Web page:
Reviews for Manny Twofeathers’ books:
My Road to the Sundance
“Writing in a relaxed conversational prose, Twofeathers describes how, at urgings from the spirit world, he began to immerse himself in the yearly Sundance rituals held throughout the West. A modest and likeable narrator, Twofeathers avoids the self-righteous polemics sometimes found in this genre, and while the gorier sections are initially jolting, his aplomb in withstanding pain and coming back for more lends a certain normalcy to this ritual.” KIRKUS REVIEWS
“This potentially sensational material is beautifully conveyed, as Twofeathers describes carrying his infant daughter through the agony of one such dance. Unsparingly self-revealing, the book is somehow never confessional but instead the testament of a deeply spiritual man who has found salvation through suffering prayerfully for others.” P. Monaghan, BOOKLIST
“This book begins the understanding of what my people have always been about.”
Russell Means, actor, activist, author of Where White Men Fear to Tread
“Manny Twofeathers illuminates an aspect of Native spirituality that has resurged over the past decade. In this moving and personal account, Twofeathers makes this spirituality understandable to people of all races and religious persuasions.”
Wabun Wind, author of The Medicine Wheel and Woman of the Dawn
Stone People Medicine
“Manny Twofeathers’ Stone People Medicine blends a book and card set based on Native American oracle teachings. Learn how to use the stone animal spirit cards for personal and spiritual enlightenment through this intriguing, different approach.”
MIDWEST BOOK REVIEW, Oregon, WI.
“Stone People Medicine is one among so many divination sets available today. Yet, among the many, it has some very different characteristics that I think will be a draw for some who both have and have not gotten into other kinds of divination. These cards do not claim any ancient heritage, despite the Native American motif. The author was drawn to rocks all his life. The Stone People collection has only ten cards, so that in one respect, these cards are far easier to grasp than the 78-card deck of tarot. The pictures are also far simpler than the complex symbols of tarot. It seems that despite its difference from other forms of divination, the more familiar one becomes with the deck, the more intimate a reading can come through. In fact, with the small group presented in these cards (Eagle, Buffalo, Wolf, Otter, Bear, Snake, Spider, Turtle, Kokopelli and Man-in-the-Maze), one may find something less like readings, and more like conversations.”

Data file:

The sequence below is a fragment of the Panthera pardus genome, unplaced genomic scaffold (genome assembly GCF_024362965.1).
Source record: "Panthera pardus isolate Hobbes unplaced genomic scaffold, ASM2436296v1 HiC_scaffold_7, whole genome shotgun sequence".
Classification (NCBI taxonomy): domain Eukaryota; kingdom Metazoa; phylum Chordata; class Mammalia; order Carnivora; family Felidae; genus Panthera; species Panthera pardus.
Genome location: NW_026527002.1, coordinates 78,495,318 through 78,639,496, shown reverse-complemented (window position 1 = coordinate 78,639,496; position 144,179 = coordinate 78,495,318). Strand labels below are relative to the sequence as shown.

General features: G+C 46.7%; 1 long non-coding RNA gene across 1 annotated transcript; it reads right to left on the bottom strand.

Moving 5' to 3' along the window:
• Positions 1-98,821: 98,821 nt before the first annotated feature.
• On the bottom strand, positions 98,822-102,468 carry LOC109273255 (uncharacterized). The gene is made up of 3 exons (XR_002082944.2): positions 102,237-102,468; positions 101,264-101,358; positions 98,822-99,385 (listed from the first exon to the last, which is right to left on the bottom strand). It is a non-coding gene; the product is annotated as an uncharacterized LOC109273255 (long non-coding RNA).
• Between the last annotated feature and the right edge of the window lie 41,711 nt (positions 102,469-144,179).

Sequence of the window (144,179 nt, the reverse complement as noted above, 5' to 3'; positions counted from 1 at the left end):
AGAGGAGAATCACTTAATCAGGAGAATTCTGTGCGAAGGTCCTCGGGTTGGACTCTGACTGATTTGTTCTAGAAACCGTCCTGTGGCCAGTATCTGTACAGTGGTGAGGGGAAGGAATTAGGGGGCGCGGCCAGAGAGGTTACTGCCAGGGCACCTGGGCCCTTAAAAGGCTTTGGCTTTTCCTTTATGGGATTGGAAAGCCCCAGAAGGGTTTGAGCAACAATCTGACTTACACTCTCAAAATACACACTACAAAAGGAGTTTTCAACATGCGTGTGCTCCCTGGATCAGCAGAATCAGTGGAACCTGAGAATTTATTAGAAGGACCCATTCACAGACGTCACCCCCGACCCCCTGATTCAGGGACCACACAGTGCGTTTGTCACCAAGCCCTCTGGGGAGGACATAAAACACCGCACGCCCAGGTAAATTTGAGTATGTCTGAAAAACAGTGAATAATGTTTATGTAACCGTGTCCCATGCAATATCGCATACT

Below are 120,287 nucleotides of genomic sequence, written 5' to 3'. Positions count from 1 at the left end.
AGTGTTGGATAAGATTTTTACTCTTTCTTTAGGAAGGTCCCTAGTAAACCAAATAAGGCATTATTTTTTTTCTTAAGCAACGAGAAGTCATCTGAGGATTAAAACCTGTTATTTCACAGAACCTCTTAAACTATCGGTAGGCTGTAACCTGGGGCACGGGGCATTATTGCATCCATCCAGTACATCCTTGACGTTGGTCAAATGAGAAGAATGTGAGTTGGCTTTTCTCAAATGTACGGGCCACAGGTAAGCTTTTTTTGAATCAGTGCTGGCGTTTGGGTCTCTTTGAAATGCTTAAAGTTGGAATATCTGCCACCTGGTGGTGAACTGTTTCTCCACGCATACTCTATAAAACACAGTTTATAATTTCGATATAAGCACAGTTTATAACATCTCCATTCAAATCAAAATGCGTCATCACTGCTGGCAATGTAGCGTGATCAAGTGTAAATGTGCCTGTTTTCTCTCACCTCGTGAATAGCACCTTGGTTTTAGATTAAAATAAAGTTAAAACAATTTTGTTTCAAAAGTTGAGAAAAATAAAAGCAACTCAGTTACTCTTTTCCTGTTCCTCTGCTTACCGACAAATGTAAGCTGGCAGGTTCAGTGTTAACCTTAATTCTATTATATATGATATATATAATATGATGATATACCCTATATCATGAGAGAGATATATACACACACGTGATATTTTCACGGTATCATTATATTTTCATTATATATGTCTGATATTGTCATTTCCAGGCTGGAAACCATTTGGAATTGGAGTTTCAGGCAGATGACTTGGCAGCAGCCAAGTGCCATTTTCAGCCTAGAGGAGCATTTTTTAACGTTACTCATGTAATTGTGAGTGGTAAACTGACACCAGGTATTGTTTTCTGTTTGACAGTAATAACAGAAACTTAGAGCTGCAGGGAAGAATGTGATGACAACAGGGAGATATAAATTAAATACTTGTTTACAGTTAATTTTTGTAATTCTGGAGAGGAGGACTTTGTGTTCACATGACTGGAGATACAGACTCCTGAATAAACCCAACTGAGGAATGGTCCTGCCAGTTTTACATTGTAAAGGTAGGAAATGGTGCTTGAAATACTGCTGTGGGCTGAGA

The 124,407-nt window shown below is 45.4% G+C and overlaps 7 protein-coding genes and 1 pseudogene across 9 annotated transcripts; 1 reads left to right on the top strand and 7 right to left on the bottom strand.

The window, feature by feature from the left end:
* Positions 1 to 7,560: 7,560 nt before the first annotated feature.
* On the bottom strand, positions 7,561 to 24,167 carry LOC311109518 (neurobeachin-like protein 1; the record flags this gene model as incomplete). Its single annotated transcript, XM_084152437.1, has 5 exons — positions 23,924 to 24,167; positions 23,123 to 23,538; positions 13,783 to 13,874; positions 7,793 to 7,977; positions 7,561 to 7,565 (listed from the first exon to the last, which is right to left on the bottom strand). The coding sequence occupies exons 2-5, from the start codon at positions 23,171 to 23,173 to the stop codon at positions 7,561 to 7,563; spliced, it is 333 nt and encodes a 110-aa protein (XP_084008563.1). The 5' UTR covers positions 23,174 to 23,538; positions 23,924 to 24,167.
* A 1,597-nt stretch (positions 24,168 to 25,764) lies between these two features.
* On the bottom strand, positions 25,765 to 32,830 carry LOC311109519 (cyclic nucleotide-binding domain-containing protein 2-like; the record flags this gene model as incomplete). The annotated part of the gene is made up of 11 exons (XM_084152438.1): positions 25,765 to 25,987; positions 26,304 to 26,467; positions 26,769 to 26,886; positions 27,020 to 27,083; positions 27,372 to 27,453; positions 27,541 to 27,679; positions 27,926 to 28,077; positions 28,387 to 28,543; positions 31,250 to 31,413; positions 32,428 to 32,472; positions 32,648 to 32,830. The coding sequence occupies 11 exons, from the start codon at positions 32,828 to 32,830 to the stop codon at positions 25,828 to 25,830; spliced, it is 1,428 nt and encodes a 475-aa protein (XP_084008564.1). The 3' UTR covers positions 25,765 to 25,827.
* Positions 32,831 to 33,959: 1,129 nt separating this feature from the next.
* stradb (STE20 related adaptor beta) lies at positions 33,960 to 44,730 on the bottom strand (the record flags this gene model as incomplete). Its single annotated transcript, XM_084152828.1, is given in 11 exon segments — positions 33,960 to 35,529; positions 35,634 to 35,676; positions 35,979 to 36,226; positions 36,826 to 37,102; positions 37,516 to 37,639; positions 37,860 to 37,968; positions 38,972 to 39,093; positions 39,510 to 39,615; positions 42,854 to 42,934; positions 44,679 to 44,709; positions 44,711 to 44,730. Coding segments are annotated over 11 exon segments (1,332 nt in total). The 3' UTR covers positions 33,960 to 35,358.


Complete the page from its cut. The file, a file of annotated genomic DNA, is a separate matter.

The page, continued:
S. McCardell, NEW TIMES/EVERGREEN MONTHLY, Wa.
Kokopelli’s Dream…The Emergence of a Legend
“The author’s spiritual wisdom comes through the character of Kokopelli, in an interesting and thoughtful way. It was difficult to put down.”
Willie Cucio, Spiritual Elder
A book of fantasy, Kokopelli’s Dream is a fictional journey of the legend of Kokopelli, the flute player. Kokopelli’s image has been found in South Central and North Americas and beyond, but it is not known who he was nor from where he came; his image and legend survive with vigor today. Written with simplicity, the author explains things well.
A story inspired by a dream the author had, and written as though he walked and lived Kokopelli’s life. Anyone interested in legends, especially of the Americas, will enjoy this tale of the peripatetic life of a man? Spirit? Who wanders the Americas long ago, spreading the concept of compassion, peace, love, sexuality, and spirituality; but whose origin and end are unknown. The legend has traveled down through the ages and is a fascinating read. However, be aware that his book is for adults only as there are several explicit sexual situations included.
“When entering (the Temascal – Sweat Lodge), we would stop at the door and say the words, “Oma Teo.” It is hard to translate, but it was brought to us to thank the Creator for all there is and for all duality: the good, the bad; the day, the night; the female and male. In other words the Balance to life and all that exists.”
Joyce P. Hale, MIDWEST BOOK REVIEW